“There’s an awful lot of information floating around, particularly on social media that frankly doesn’t represent truth. It represents some certain degree of fear and anxiety and some just frank conspiracies that are pretty outrageous,” he said before invoking Scripture.

“I guess I come back to Philippians 4: ‘... brothers and sisters, whatever is true, whatever is noble, whatever is right, whatever is pure, whatever is lovely, whatever is admirable, if anything is excellent or praiseworthy, think about such things.’ That would apply really well right here, so whatever is true. And this is where we are making every effort, and I’m very much engaged in this effort to be as transparent as possible,” he said.

Collins noted that for Christians who are concerned about the safety of the vaccines, a public meeting will be held on Dec. 10 to discuss the Pfizer vaccine and a week later, a similar meeting will be held to discuss the Moderna vaccine.

“People who really want to see the data, it’s all going to be there, and that would be the place to go to size up what’s the evidence for and against,” he said.

He acknowledged that while the vaccines were developed under Operation Warp Speed, which led to the development of a vaccine in 10 months that would normally take eight years, Collins said no corners were cut in the process.

“The Warp Speed name was probably not the greatest choice. It was supposed to inspire people that we’re not just doing this slow and bureaucratic, we’re really doing this at an unprecedented timetable, which is true, but it may have also conveyed that we’re cutting corners,” he said.

“I want to assure you, as a scientist, as a physician, as a researcher who’s been in the middle of all of this since January, we have done nothing to compromise in even the smallest way the safety or the efficacy standards for these vaccines.”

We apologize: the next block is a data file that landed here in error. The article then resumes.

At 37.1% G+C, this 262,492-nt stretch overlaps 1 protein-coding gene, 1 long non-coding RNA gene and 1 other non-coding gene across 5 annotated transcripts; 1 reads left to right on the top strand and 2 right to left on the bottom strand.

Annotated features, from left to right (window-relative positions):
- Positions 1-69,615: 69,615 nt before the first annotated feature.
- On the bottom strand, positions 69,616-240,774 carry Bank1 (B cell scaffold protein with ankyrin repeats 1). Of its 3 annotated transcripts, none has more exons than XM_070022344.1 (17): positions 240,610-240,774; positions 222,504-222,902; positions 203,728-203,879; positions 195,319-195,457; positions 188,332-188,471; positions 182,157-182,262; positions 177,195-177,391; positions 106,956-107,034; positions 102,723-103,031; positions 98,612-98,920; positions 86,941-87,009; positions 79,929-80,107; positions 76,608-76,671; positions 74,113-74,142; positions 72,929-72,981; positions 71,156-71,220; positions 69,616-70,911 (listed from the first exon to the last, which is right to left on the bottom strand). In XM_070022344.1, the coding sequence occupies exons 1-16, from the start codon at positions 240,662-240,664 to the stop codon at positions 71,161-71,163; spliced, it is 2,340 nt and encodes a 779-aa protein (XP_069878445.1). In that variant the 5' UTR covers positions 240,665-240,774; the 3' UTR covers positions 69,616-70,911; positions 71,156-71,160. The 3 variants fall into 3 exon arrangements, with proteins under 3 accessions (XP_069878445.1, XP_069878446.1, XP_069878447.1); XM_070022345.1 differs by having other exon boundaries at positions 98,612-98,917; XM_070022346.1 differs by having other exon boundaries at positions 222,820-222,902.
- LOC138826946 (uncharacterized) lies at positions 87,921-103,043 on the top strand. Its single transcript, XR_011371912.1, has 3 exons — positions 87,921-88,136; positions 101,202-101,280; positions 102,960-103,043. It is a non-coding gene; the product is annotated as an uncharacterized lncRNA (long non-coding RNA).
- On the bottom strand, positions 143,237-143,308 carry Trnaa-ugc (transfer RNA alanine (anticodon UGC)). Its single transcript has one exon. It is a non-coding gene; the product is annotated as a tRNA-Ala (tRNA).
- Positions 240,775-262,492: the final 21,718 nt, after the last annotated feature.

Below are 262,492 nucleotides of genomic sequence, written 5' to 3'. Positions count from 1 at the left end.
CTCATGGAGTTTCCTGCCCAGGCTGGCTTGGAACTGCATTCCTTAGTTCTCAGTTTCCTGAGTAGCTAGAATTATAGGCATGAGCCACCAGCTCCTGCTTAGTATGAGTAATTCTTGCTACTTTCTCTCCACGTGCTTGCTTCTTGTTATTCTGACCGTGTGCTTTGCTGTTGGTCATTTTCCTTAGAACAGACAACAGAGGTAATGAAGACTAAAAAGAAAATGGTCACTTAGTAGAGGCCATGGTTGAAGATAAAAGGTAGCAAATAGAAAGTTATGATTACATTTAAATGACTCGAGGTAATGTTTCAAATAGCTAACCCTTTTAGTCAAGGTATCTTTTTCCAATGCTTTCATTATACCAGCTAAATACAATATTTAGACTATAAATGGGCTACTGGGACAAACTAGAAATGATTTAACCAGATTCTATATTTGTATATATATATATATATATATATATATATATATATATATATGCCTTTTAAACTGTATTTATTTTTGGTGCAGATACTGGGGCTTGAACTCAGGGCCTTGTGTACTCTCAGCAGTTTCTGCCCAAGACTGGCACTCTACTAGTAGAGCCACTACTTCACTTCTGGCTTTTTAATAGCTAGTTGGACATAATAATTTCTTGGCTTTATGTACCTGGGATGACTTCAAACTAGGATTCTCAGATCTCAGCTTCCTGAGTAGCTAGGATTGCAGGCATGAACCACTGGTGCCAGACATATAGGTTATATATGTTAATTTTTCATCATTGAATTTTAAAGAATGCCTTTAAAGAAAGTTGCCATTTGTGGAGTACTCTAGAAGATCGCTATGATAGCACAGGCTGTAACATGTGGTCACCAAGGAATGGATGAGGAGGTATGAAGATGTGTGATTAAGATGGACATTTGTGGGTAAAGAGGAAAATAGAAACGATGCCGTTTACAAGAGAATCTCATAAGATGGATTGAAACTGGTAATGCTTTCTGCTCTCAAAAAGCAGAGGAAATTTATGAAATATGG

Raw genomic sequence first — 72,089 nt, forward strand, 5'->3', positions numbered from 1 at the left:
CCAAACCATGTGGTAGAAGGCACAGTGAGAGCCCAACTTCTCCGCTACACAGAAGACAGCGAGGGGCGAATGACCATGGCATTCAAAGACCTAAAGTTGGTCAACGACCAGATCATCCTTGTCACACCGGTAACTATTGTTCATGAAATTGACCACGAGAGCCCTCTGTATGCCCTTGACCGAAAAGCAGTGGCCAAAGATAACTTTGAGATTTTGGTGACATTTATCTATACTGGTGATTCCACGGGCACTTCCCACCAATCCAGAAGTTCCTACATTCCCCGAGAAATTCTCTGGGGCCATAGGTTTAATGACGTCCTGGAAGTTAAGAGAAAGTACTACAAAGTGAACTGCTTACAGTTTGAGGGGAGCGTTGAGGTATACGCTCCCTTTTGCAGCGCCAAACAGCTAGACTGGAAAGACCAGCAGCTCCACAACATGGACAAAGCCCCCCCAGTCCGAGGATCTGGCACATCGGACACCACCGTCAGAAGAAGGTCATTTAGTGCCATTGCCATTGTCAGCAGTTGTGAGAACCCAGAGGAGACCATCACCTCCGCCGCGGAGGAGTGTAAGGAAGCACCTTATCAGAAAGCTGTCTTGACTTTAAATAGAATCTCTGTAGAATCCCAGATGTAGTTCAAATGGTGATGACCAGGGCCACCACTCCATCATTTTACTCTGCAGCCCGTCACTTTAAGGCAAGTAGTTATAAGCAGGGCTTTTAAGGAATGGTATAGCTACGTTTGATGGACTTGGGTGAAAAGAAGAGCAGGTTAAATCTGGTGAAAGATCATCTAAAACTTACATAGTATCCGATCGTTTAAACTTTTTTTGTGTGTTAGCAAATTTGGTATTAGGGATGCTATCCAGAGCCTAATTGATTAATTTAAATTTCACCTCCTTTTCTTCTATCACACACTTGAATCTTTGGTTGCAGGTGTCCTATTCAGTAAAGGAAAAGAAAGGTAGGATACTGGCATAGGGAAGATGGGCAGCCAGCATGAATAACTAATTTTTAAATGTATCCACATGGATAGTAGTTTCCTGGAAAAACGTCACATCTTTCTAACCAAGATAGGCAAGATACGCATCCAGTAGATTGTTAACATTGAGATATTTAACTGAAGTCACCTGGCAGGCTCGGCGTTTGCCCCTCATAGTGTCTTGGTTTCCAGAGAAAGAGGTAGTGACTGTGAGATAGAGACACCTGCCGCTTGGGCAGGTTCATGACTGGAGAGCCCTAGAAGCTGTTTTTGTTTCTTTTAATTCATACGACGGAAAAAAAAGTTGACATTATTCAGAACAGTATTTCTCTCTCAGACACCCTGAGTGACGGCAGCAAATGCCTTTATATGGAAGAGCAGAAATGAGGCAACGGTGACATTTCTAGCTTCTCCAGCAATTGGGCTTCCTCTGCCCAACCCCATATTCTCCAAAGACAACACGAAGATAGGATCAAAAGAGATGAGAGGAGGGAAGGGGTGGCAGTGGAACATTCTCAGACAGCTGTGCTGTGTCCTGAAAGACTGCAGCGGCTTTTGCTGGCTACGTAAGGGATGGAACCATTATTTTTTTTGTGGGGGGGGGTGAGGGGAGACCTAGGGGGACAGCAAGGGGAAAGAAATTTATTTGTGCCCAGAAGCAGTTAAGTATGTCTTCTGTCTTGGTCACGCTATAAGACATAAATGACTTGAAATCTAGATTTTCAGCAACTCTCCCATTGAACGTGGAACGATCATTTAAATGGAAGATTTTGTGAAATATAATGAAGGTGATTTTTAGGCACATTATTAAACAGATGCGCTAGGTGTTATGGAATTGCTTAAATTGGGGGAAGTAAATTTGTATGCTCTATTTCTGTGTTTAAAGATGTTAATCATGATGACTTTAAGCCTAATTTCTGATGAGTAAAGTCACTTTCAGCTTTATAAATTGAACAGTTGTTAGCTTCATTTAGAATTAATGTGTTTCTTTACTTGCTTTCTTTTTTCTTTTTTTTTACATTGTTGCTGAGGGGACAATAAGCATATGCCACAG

A recent poll from the Pew Research Center found that 60% of Americans say they would definitely or probably get a vaccine for the coronavirus, if one was available today, up from 51% in September.

Some 39% said, however, they definitely or probably would not get a coronavirus vaccine. Nearly half of this cohort noted that it’s possible they would decide to get vaccinated once people start getting a vaccine and more information becomes available.

During the summer, Collins was among a coalition of more than 2,700 high-profile evangelicals spanning the fields of science and religion who signed onto a statement billed “A Christian Statement on Science for Pandemic Times,” which warned against the politicization of the coronavirus and urged Christians to take appropriate action against it, including taking a vaccine when it’s ready.

In his discussion Thursday, the NIH leader also explained that the vaccines will not be administered with a single injection, but two.

“There’s an injection and then a month later, there is a second injection, sort of like a booster to really rev up that immune system to give you the best protection,” he said.

Collins said vaccine makers are ready to administer doses to about 20 million people.

“The CDC’s Advisory Committee recommended that these go first to the highest-risk people, namely: healthcare providers who are in harm’s way by taking care of patients who are sick with COVID and also elderly high-risk individuals in nursing homes and assisted living facilities. They’ll be first in line, and over the coming months, as more vaccines get produced, we will figure out ultimately how to get this to all Americans who are ready to accept it,” he said.

“If we don’t see wide acceptance, the potential here of this to drive this vaccine out of our experience could be muted or maybe even fail altogether. We need to figure out how to get most of the country immune,” he added.